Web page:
This article by Ambra Health CEO, Morris Panner, was originally featured on Forbes on May 28, 2019.
Doctors have the highest suicide rates among all professions. Is technology the reason or the answer?
Clinicians have one of the toughest jobs in the world. They are continuously serving an ever-increasing, aging patient population and dealing with a fast-changing regulatory landscape that puts an emphasis on digital transformation in the midst of alarming doctor shortages. Physicians are expected to deliver more with less time, while healthcare-related costs and regulations are increasing demands for documentation and administrative processes.
“Numerous studies reveal that physician burnout — generally defined as a loss of enthusiasm for work, feelings of cynicism and a low sense of personal accomplishment — is a major problem,” says the dean of the University of Michigan Medical School, Marschall S. Runge.
According to a 2018 report from the Physicians Foundation, as many as 78% of those surveyed feel professionally burnt out at least sometimes, which is 4% higher than the 2016 survey. Physicians are also showing suicide rates at twice the level of the general population.
“It is estimated that 300 to 400 doctors take their lives every year,” Dr. Runge adds.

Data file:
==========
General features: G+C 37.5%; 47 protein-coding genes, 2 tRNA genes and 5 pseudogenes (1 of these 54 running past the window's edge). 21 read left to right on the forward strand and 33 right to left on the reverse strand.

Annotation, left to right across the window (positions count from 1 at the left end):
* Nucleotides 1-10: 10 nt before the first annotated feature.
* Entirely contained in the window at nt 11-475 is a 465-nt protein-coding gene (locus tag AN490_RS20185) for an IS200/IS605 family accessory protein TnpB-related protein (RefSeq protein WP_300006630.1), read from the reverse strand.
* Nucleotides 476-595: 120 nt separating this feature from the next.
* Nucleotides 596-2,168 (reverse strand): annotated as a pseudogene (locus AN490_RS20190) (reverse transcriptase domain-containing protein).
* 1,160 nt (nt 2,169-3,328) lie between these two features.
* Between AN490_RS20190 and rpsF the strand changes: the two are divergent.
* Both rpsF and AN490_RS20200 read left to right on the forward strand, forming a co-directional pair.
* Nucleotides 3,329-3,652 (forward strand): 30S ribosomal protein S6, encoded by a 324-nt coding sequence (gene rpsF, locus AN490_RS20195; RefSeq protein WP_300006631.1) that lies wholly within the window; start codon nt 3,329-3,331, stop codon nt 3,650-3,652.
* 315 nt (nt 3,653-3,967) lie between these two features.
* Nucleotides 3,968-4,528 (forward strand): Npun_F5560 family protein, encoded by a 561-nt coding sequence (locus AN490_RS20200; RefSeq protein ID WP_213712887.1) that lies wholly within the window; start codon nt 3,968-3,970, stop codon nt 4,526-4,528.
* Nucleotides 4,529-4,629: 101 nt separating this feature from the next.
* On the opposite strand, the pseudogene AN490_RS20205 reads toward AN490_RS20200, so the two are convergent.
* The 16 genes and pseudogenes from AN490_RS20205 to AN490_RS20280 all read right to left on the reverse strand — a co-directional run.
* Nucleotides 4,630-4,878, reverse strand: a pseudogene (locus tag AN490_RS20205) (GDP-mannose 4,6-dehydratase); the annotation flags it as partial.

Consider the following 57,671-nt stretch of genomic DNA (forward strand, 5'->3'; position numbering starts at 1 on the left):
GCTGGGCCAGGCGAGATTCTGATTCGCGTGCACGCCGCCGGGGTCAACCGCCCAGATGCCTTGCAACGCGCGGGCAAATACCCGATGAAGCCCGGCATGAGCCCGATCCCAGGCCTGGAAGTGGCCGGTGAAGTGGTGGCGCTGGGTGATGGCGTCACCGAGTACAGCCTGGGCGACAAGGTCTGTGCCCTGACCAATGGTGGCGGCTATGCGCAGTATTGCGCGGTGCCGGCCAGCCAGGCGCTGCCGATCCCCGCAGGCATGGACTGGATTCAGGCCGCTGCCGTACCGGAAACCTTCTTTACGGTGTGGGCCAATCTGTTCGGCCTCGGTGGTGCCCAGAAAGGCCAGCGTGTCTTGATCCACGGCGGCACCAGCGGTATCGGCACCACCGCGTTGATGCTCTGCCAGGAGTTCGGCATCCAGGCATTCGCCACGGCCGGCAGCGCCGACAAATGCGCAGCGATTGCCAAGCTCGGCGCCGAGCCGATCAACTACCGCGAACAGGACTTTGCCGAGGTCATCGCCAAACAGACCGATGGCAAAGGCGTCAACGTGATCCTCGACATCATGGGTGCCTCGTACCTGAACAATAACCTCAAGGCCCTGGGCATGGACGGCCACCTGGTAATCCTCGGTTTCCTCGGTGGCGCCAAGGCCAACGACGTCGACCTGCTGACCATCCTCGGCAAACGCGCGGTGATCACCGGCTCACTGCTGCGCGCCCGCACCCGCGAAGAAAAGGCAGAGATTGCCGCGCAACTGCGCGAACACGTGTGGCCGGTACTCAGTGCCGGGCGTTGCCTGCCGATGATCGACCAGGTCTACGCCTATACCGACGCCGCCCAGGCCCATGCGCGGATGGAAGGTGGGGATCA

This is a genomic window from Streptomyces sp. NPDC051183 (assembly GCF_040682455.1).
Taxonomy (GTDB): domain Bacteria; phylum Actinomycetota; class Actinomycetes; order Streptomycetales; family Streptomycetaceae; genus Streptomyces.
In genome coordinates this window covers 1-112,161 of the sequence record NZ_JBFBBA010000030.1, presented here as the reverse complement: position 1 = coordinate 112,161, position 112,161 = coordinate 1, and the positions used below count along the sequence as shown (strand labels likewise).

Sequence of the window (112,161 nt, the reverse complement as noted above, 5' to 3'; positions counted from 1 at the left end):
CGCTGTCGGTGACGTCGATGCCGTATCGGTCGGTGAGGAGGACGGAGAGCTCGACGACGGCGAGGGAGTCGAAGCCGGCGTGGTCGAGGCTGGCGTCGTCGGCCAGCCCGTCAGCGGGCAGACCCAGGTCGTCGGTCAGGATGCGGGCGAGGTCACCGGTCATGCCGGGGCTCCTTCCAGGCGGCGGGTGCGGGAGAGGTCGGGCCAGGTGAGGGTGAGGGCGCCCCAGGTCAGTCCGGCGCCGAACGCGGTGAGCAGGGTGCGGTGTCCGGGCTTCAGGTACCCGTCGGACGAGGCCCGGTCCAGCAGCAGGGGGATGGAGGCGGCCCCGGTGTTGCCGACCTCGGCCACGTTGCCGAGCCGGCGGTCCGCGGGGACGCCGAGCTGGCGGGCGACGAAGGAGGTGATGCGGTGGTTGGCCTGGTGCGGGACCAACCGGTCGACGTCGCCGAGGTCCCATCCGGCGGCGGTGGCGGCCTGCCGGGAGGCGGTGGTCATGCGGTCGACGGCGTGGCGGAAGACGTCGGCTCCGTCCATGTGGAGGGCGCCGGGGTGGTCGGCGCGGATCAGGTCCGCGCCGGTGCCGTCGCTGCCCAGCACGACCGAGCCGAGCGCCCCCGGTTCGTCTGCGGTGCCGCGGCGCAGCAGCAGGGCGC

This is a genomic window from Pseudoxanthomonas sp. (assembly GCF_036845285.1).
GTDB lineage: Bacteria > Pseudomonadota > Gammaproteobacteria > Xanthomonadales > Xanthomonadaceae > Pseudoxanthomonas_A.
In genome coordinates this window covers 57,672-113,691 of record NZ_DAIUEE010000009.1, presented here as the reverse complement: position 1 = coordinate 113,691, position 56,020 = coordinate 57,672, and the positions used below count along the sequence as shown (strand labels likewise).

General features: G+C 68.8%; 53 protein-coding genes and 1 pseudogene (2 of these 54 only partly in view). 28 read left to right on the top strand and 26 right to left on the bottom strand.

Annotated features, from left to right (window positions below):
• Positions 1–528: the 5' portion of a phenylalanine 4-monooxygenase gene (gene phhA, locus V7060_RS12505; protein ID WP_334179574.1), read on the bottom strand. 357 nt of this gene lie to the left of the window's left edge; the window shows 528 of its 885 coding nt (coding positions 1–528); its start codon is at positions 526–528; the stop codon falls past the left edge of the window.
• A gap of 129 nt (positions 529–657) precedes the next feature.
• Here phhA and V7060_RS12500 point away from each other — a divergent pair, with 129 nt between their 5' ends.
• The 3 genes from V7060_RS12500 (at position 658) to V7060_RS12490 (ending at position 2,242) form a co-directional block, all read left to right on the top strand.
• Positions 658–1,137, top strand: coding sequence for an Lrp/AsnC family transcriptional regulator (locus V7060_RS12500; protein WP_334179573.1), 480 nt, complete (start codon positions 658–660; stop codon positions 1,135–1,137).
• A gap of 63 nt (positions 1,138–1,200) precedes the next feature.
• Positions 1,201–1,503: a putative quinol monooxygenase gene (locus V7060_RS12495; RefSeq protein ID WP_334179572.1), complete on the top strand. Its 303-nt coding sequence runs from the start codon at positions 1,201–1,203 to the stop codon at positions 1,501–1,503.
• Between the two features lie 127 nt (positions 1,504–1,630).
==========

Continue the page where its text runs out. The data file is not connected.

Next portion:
Burnout Has Dire Consequences
Burnout can lead to low job satisfaction, a less than ideal culture in the workplace, increased medical errors and a negative experience for the patient. In addition, burnout can be very expensive. Stanford Medicine estimates that replacement and turnover expenses, as they relate to doctor burnout, amount to nearly $8 million annually. A recent study by a National Task Force shows that the cost of doctor turnover reaches over $17 billion in the United States.
A Growing Recognition Of The Problem
Being a clinician is a stressful occupation. The causes of physician burnout are many and varied. These include heavy outpatient and inpatient rotations, non-clinical administrative tasks related to health records and code-based insurance billings, stress over poor work-life balance, malpractice concerns, loss of autonomy and a “loss of meaning in our work exemplified by the deterioration of the physician-patient relationship.”